Pink tide

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Not to be confused with red tide or Crimson Tide.

Pink tide (Spanish: marea rosa, Portuguese: onda rosa) or Turn to the Left (Sp.: vuelta hacia la izquierda, Pt.: Guinada à Esquerda) are phrases used in contemporary 21st century political analysis in the media and elsewhere to describe the perception that leftist ideology in general, and left-wing politics in particular, are increasingly influential in Latin America.[1][2][3]

In 2005, the BBC reported that out of 350 million people in South America, three out of four of them lived in countries ruled by "left-leaning presidents" elected during the preceding six years. According to the BBC, "another common element of the 'pink tide' is a clean break with what was known at the outset of the 1990s as the 'Washington consensus', the mixture of open markets and privatisation pushed by the United States".[2]

The Latin American countries viewed as part of this ideological trend have been referred to as "Pink Tide nations".[4] The term Post-neoliberalism has been used as a term to refer to the Pink Tide.

Use of the term[edit]

While being a relatively new coinage, the term "pink tide" has become prominent in contemporary discussion of Latin American politics. Origins of the term may be linked to a statement by Larry Rohter, a New York Times reporter in Montevideo who characterized the election of Tabaré Vázquez as leader of Uruguay as "not so much a red tide…as a pink one."[3] The term seems to be a play on words based on "red tide" (a biological phenomenon rather than a political one) with "red" – a color long associated with communism – being replaced with the lighter tone of "pink" to indicate the more moderate communist and socialist ideas gaining strength.[5]

According to a 2006 press release from the Council on Hemispheric Affairs, a left-leaning Washington, D.C.-based non-governmental organization:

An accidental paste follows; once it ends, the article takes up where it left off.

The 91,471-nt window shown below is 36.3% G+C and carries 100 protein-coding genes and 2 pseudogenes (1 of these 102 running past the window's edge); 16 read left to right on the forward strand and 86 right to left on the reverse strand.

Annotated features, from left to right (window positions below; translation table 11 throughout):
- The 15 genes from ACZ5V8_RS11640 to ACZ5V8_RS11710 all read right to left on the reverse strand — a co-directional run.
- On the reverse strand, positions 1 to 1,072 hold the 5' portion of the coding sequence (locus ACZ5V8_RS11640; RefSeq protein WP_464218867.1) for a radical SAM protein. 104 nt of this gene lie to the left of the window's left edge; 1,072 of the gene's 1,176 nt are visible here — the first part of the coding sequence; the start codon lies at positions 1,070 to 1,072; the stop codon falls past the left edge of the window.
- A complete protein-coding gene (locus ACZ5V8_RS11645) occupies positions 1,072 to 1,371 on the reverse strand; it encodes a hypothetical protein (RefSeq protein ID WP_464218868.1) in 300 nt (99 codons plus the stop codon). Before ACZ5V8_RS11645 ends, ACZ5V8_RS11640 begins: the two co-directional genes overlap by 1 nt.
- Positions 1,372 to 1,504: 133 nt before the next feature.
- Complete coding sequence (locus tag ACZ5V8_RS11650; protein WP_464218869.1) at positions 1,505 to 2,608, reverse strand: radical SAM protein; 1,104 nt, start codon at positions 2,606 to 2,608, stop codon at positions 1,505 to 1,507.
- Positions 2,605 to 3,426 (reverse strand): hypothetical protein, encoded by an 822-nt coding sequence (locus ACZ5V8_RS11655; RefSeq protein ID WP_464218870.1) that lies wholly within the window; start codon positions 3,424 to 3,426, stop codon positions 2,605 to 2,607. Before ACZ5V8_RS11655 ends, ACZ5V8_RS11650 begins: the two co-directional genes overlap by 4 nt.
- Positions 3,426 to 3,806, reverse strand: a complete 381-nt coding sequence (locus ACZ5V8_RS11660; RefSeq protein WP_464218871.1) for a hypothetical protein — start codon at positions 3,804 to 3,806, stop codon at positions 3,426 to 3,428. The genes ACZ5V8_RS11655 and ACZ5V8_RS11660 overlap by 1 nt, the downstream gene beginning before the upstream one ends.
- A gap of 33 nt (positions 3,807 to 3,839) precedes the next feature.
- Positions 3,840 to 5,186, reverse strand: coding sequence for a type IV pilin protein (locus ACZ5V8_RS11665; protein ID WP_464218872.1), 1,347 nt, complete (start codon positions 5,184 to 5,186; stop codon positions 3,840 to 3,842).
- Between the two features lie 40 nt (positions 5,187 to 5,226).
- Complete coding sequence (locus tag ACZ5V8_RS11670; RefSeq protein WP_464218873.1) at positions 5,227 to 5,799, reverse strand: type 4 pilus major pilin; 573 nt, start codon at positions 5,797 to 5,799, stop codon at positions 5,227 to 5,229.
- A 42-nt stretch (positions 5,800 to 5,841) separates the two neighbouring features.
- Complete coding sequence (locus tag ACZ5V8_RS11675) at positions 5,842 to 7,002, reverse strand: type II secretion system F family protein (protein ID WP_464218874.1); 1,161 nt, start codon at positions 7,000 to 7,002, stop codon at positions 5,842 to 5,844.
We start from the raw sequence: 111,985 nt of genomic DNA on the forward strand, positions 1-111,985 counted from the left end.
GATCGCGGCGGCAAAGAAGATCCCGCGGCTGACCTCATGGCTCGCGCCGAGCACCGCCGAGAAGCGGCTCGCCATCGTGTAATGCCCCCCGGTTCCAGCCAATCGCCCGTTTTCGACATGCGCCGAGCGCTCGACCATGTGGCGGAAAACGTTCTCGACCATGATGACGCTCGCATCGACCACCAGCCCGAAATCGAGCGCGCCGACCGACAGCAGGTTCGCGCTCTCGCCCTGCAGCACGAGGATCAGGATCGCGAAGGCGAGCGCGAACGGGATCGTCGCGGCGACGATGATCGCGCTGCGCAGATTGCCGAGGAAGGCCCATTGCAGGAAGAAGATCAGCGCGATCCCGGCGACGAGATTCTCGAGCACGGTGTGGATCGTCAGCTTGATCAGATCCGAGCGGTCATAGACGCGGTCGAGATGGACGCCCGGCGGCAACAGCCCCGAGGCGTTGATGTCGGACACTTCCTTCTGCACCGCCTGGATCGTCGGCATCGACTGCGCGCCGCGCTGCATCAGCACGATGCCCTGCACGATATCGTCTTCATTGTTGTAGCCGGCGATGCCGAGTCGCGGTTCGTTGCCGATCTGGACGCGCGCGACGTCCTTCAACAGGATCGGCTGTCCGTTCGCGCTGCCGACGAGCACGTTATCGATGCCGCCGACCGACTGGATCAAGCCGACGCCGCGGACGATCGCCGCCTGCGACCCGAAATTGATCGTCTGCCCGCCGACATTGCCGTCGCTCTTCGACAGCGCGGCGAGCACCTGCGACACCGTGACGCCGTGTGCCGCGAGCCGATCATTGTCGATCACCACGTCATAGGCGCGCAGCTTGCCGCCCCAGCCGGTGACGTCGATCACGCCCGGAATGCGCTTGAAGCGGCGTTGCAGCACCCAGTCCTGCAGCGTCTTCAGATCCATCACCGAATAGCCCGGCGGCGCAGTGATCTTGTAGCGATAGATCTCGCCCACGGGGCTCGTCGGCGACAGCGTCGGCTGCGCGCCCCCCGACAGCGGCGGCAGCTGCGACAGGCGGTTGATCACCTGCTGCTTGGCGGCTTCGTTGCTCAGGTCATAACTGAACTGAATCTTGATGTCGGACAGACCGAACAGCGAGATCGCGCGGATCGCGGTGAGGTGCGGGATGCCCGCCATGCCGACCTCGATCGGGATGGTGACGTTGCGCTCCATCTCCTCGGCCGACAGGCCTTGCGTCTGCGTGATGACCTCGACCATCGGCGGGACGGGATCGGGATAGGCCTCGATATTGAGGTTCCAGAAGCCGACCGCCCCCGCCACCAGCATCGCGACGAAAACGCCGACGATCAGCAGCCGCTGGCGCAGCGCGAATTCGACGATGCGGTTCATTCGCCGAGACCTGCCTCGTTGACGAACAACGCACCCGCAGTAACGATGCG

According to Diana Raby from Red Pepper Blog:

More recently one observer wrote that as "the so-called 'Pink Tide' sweeps through South America", 2009 will probably see the election of Mauricio Funes in El Salvador.[8] However, despite the presence of a number of Latin American governments which profess to embracing a leftist ideology, it is difficult to categorize Latin American states "according to dominant political tendencies, like a red-blue post-electoral map of the United States."[5] According to the Institute for Policy Studies, a liberal non-profit think-tank based in Washington, D.C.:

While this political shift is difficult to quantify, its effects are widely noticed. According to the Institute for Policy Studies, 2006 meetings of the South American Summit of Nations and the Social Forum for the Integration of Peoples demonstrated that certain discussions that "used to take place on the margins of the dominant discourse of neoliberalism, (have) now moved to the center of public debate."[5]


The perception of the rising pink tide is heralded as welcome change by those sympathetic to the views it represents while those near the opposite end of the political spectrum identify it as a malignant influence. According to the latter:

According to a report from the Inter Press Service news agency:


As of 2014, conservative parties are still weak in Latin America, but left-wing leaders had begun to shift to centrism. The death of Hugo Chávez left the most radical wing without a clear leader, as Nicolás Maduro does not have the same international influence of his predecessor. National policies are divided between the styles of Chávez and Lula da Silva, as Lula focused on the poor people but also in private enterprises and global capital.[10]

Left-wing and Centre-left presidents elected in Latin America since 1990[edit]

Note: Center-left presidents are marked with *



See also[edit]

Further reading[edit]


  1. ^ [1] Boston Globe: The many stripes of anti-Americanism
  2. ^ a b [2] BBC News: South America's leftward sweep
  3. ^ a b [3] Pittsburg Tribune-Herald: Latin America's 'pragmatic' pink tide
  4. ^ [4] SustainabiliTank: Guatemala
  5. ^ a b c d [5] Institute for Policy Studies: Latin America's Pink Tide?
  6. ^ a b [6] Council on Hemispheric Affairs: Latin America – The Path Away from U.S. Domination
  7. ^ [7] The Bolivarian Project: Latin America's Pink Tide
  8. ^ Yet Another Feather in the Cap of Hugo Chavez? El Salvador 2009, Nikolas Kozloff, CounterPunch, May 10–12, 2008
  9. ^ [8] Inter Press Service: Challenges 2006–2007: A Bad Year for Empire
  10. ^ Latin America's political right in decline as leftist governments move to middle
  11. ^ The Dominican Liberation Party in which both Dominican presidents belong to has a centrist position.
  12. ^ During his presidency Zelaya was a member of the Liberal Party of Honduras.